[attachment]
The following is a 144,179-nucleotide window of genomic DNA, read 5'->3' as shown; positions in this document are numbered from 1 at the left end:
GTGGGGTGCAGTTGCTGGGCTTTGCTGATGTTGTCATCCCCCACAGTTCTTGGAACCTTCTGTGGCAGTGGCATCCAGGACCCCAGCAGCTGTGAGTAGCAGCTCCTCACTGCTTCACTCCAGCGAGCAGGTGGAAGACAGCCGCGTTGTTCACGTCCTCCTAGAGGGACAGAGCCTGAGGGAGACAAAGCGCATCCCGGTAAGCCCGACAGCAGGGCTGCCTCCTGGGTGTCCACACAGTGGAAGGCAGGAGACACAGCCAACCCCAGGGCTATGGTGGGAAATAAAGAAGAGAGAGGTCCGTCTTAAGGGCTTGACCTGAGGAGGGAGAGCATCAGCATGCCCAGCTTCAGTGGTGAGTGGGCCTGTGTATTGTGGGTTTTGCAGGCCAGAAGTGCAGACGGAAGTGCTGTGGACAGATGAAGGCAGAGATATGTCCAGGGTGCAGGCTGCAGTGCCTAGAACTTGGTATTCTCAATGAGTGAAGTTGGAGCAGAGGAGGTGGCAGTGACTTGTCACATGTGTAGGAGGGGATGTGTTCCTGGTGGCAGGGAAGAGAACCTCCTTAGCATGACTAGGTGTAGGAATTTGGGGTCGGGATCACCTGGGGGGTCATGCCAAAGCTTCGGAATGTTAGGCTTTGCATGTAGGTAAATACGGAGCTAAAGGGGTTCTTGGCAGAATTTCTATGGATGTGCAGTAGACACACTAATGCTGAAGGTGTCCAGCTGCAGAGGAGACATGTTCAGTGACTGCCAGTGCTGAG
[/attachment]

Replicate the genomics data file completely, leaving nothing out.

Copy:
The following is a 144,179-nucleotide window of genomic DNA, read 5'->3' as shown; positions in this document are numbered from 1 at the left end:
GTGGGGTGCAGTTGCTGGGCTTTGCTGATGTTGTCATCCCCCACAGTTCTTGGAACCTTCTGTGGCAGTGGCATCCAGGACCCCAGCAGCTGTGAGTAGCAGCTCCTCACTGCTTCACTCCAGCGAGCAGGTGGAAGACAGCCGCGTTGTTCACGTCCTCCTAGAGGGACAGAGCCTGAGGGAGACAAAGCGCATCCCGGTAAGCCCGACAGCAGGGCTGCCTCCTGGGTGTCCACACAGTGGAAGGCAGGAGACACAGCCAACCCCAGGGCTATGGTGGGAAATAAAGAAGAGAGAGGTCCGTCTTAAGGGCTTGACCTGAGGAGGGAGAGCATCAGCATGCCCAGCTTCAGTGGTGAGTGGGCCTGTGTATTGTGGGTTTTGCAGGCCAGAAGTGCAGACGGAAGTGCTGTGGACAGATGAAGGCAGAGATATGTCCAGGGTGCAGGCTGCAGTGCCTAGAACTTGGTATTCTCAATGAGTGAAGTTGGAGCAGAGGAGGTGGCAGTGACTTGTCACATGTGTAGGAGGGGATGTGTTCCTGGTGGCAGGGAAGAGAACCTCCTTAGCATGACTAGGTGTAGGAATTTGGGGTCGGGATCACCTGGGGGGTCATGCCAAAGCTTCGGAATGTTAGGCTTTGCATGTAGGTAAATACGGAGCTAAAGGGGTTCTTGGCAGAATTTCTATGGATGTGCAGTAGACACACTAATGCTGAAGGTGTCCAGCTGCAGAGGAGACATGTTCAGTGACTGCCAGTGCTGAG